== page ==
EXCLUSIVE: How Olivia Wilde Channeled the Raw Energy of Giving Birth Into 'Vinyl'

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Four weeks after giving birth to her first child with fiancé
Jason Sudeikis in late-April 2014, Olivia Wilde was back to work, filming the
pilot for what would become the HBO period drama, Vinyl, her first major TV series since becoming a star for playing Dr.
Remy "Thirteen" Hadley on FOX’s House.
The decision to join Vinyl was made
after a careful determination she wouldn’t be undervalued or trapped on the

While that short of a turnaround time might make other new
moms hesitate, it was exactly what the actress needed to embody Devon Finestra,
a former actress from Andy Warhol’s Factory scene who was now a mother and wife
to a drug-addled record executive played by Bobby Cannavale.

“Emotionally I think you're quite raw after you've giving
birth,” Wilde tells ET about this “enormous amount of energy” she needed to
expend. “Actually, the creative outlet is a kind of a wonderful way to express
it and I felt lucky because I wondered about so many women who give birth and
then are tensed up in their houses, breastfeeding, feeling like cattle. They have
no outlet for all this incredible inspiration that comes out of the experience
of giving birth.”

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“I was like, ‘Wow, I get to pour this into something.’ So, I
actually felt really available,” Wilde continues, explaining that she’s
thankful it wasn’t some horrible B-movie, which may have in turn been a
miserable experience unlike the one she enjoyed on the set of Vinyl, working alongside Cannavale and
being directed by Martin Scorsese, who helmed the two-hour premiere. “It was
like, ‘OK, this is a safe place I can use all this creative energy that I

Though, she’s quick to admit there were physical challenges
that come with being a mother of a newborn that she had to work through. “Aside
from the physical discomfort of having to go pump every 40 minutes” -- [Laughs] -- “ it was somehow kind of
useful,” Wilde says.

What ended up onscreen was a deeply emotional woman,
exhausted with trying to keep her husband, Richie, sober and rear two children
alone in the suburbs. After Richie falls off the wagon, Devon takes refuge in
the city, renewing her confidence and creative energy. From the onset of the
series, it was easy to view Devon as another Betty Draper-type tied down to a
despondent husband, but Wilde says she never thought of her character as just
“the wife.” “[Creator] Terence Winter never expected me to fall into that role
and I think he knew that from the beginning, because it just wouldn’t have been
something they would have cast me for,” Wilde says. “She wasn’t designed to be
that and I built her to be someone who had a marriage as a part of her life.”

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Helping push Wilde’s potential was Scorsese, who taught her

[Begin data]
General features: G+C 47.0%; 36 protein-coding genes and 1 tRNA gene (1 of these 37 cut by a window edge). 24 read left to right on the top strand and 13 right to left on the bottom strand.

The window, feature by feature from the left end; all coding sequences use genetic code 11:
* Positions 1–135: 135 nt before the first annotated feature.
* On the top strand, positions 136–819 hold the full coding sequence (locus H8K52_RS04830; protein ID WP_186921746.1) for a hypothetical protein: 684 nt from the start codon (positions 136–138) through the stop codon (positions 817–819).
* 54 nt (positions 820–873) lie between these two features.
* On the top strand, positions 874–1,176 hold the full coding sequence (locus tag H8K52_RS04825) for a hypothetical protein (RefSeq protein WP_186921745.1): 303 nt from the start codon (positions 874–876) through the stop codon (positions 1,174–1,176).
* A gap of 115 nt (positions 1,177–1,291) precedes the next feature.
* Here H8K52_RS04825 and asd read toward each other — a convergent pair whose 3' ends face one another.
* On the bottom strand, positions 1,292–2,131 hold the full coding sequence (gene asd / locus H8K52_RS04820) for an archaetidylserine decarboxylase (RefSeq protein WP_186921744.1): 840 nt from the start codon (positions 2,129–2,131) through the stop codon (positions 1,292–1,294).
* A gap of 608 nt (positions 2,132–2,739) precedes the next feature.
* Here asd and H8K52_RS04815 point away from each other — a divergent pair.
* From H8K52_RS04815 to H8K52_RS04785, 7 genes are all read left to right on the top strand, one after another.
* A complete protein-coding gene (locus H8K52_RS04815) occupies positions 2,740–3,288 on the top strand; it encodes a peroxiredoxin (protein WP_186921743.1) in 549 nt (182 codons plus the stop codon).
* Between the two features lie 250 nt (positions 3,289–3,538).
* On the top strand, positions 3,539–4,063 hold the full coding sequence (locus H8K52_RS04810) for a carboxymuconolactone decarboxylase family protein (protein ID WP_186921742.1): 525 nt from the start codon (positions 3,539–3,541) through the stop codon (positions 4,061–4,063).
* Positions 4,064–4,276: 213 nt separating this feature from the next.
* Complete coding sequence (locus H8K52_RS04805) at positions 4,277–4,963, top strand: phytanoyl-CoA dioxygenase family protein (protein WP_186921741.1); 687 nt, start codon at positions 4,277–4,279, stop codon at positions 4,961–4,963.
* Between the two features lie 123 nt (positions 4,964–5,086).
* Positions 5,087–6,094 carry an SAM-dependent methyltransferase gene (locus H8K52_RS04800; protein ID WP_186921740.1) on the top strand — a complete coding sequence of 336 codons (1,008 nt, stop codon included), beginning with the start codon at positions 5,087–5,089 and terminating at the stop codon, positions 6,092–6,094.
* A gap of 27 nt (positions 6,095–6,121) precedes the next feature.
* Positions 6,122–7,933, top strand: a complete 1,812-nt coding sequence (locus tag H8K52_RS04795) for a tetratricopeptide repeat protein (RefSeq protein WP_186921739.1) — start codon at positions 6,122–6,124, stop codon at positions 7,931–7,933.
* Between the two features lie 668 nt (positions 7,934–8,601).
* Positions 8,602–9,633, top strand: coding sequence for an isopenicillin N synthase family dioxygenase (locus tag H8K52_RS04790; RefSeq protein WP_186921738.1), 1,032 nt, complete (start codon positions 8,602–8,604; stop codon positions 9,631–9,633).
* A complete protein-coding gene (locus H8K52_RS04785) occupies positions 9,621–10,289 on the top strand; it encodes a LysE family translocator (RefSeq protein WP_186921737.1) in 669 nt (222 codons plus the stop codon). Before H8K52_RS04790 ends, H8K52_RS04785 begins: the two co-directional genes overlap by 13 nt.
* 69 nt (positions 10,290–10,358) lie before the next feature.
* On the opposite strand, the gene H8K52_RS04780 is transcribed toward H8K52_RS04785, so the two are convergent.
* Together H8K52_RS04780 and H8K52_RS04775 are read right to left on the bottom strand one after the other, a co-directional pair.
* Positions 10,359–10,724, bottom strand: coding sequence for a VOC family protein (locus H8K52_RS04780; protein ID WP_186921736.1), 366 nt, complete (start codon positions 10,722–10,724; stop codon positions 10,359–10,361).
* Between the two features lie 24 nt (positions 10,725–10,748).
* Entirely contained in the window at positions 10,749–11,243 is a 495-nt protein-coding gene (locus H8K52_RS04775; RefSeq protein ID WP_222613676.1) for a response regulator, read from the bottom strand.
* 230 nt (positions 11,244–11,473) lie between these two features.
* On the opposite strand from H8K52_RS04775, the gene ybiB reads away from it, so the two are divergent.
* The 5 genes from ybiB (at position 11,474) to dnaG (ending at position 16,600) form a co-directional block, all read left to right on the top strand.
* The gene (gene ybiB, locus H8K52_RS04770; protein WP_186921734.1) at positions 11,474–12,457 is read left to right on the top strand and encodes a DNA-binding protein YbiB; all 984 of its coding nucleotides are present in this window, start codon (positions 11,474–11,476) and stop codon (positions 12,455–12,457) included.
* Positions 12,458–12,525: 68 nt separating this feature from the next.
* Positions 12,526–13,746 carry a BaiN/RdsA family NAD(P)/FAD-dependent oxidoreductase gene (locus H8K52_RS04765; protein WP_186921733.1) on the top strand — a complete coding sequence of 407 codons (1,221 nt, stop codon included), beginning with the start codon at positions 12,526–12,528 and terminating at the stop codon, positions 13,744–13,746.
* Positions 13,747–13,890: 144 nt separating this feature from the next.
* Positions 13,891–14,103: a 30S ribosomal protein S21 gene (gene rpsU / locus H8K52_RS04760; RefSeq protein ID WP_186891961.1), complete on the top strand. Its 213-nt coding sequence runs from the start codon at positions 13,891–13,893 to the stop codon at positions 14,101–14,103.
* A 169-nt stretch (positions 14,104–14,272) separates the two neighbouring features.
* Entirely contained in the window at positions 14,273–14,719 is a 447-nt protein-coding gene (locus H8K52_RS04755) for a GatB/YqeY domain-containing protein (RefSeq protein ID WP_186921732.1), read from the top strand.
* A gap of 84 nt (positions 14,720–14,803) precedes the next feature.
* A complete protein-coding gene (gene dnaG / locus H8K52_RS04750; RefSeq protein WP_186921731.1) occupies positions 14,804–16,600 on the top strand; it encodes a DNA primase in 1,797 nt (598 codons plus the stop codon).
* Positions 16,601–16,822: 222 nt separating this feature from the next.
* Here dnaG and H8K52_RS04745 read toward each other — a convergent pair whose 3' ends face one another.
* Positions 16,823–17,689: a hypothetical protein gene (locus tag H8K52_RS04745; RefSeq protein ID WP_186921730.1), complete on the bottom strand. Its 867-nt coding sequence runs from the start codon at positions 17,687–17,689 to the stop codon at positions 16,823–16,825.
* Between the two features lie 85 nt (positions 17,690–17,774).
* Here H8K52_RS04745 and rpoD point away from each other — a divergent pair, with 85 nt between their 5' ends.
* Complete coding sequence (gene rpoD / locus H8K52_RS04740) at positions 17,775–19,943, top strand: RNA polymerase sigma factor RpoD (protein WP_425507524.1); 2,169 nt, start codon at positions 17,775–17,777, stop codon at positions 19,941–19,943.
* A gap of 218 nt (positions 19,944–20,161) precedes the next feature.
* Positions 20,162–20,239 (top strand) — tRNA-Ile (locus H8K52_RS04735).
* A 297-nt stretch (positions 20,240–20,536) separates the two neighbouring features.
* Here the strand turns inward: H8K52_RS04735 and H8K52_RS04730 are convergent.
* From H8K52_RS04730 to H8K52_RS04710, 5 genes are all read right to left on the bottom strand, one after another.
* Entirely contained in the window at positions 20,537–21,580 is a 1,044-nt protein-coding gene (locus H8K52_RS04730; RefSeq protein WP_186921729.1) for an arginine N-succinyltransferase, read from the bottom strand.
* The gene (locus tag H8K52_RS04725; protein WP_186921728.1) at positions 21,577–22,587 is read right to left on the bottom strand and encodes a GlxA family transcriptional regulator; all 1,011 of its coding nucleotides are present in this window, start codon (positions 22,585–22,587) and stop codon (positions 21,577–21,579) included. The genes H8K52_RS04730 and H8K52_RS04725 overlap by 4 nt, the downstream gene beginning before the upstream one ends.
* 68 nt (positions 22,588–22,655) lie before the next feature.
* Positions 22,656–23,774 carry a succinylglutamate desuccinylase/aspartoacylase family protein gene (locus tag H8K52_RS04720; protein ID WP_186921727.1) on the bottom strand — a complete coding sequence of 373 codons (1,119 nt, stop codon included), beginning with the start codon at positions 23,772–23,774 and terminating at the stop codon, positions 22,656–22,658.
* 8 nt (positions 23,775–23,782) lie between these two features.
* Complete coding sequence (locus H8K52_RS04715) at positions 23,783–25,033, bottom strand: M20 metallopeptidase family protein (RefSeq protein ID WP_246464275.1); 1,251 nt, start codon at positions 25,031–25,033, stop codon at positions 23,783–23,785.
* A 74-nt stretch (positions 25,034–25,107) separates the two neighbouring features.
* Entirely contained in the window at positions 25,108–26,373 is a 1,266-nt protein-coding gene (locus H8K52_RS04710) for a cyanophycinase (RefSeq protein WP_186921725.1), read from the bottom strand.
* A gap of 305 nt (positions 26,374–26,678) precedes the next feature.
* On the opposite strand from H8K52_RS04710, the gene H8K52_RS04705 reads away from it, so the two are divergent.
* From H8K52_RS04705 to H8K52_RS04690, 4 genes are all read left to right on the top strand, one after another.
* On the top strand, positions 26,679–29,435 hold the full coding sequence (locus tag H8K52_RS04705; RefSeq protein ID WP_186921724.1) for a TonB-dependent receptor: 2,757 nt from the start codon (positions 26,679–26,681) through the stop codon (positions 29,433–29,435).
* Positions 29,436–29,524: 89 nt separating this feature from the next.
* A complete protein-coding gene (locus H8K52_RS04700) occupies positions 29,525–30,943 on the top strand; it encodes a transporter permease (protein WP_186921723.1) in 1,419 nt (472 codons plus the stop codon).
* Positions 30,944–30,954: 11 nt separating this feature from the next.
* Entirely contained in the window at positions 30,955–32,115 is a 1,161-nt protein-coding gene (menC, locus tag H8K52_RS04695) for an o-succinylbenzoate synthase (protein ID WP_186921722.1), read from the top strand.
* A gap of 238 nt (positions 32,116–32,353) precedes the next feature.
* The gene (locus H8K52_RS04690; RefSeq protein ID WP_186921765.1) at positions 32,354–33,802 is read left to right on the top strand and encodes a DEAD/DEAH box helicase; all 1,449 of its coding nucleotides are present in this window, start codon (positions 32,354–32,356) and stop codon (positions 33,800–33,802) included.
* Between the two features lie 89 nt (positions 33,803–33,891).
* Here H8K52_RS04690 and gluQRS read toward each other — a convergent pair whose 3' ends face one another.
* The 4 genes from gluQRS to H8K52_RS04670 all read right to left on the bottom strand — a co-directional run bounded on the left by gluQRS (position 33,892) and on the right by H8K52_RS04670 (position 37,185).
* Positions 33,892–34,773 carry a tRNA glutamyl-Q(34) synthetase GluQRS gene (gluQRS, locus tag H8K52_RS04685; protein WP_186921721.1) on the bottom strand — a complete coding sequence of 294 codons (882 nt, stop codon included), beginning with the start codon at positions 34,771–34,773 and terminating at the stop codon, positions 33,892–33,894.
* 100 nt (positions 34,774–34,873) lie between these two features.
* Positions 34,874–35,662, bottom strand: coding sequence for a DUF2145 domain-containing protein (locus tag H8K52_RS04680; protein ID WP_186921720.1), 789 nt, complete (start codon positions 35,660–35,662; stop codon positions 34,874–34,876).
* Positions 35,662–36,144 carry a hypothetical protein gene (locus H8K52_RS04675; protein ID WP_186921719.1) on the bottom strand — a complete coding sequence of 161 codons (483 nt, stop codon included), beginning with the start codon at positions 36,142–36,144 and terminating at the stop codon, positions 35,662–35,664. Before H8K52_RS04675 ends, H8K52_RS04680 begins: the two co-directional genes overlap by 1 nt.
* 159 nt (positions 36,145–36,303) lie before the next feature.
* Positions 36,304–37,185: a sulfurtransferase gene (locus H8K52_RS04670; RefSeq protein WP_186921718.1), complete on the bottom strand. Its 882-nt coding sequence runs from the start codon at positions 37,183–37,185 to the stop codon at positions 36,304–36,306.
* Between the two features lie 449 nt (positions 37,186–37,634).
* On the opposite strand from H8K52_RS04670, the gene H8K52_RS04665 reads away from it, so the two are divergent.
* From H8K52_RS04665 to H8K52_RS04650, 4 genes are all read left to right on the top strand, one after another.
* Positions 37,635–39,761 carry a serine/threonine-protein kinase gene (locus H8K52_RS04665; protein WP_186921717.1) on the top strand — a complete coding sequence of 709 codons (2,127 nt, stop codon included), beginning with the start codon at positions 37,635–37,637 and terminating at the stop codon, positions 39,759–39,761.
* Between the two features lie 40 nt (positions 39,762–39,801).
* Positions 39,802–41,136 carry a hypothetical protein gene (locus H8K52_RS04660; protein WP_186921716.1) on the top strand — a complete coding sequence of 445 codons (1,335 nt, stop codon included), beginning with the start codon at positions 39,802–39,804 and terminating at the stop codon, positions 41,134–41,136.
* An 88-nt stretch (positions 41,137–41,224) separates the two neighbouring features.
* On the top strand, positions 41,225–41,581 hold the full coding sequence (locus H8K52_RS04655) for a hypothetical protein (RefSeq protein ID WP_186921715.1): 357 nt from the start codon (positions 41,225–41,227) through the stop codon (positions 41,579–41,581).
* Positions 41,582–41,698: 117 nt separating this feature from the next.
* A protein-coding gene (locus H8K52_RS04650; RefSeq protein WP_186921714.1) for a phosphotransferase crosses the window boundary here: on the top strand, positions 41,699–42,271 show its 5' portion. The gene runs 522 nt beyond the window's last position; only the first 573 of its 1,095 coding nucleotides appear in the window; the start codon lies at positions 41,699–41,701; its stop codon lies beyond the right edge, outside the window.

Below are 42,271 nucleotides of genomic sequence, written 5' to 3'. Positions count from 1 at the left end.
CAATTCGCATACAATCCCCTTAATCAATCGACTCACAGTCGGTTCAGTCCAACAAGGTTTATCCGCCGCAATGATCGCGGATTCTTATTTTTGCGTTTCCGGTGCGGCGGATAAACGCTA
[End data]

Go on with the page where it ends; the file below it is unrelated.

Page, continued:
to be bold and to be unafraid. “There’s no choice that you make that he doesn’t
notice. He was really encouraging us to build people who are real and to really
be thoughtful of where they’ve been and where they’re going,” she says,
pointing to one particular scene in the pilot, where Devon finds Richie drunk
and, initially as written, wasn’t completely coming together onscreen.
Encouraged to play with it, Wilde transformed the scene into a larger moment
for Devon, where she spits whiskey into Richie’s face. “I could have been
really terrible, but Marty created this very safe environment to try things
like that.”

The safety of the world Scorsese created transcended
throughout the season, leading up to Wilde’s nude scene in episode six. A
moment that might feel gratuitous on a show like HBO’s Game of Thrones, which
has seen its female stars call for an equal amount of full-frontal nudity from
their male counterparts
, Wilde says was all about vulnerability as Devon
launches herself into a world of artists she’s been so thirsty for since
getting married. “I hadn’t necessarily seen it coming for her,” Wilde admits,
but credits the writers for pushing interesting ideas. “Of course, this was
season one and there was no shortage of new ideas, but I was thrilled by it.”

The scene itself was shot by Reed Morano, whom Wilde says
did “a really beautiful job,” while the rest of the episode’s creative team was
supported by a female director, a female assistant director, a female writer
and female producer. “I was in a coven of smart women,” she says.

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The only real discomfort may have been the merkin, a
pubic-hair wig which Wilde wore during the scene. “Typically you’re given as
much control as you possibly can [in that situation, but ] I certainly wanted
to be historically accurate,” Wilde says of the very-present bush that was seen
onscreen. “It was definitely cracking me up to no end. I mean, I just had never
worn one before and I thought it was the funniest thing I had ever seen.”

In February, just two months before Wilde announced she was
pregnant with her second child, HBO renewed Vinyl
for a second season. While under contract with the series, the actress says her
commitment to the show never deterred her from expanding her family. “If I've
learned anything in this business is that you never know when you're going to
start shooting anything and you can't put your life on hold,” she says, adding
that since her character was not written to serve a male fantasy that “it would be fine no matter when we
decided to shoot because Devon isn’t defined by her body.”

“Unlike actors, actresses have to consider that balance,”
Wilde says of the conversation that’s come up more and more as female stars are
not letting their show dictate those decisions. “I feel that what I’ve learned
from much wiser people who have gone before me is to just not let the business
stop you from living your life.”

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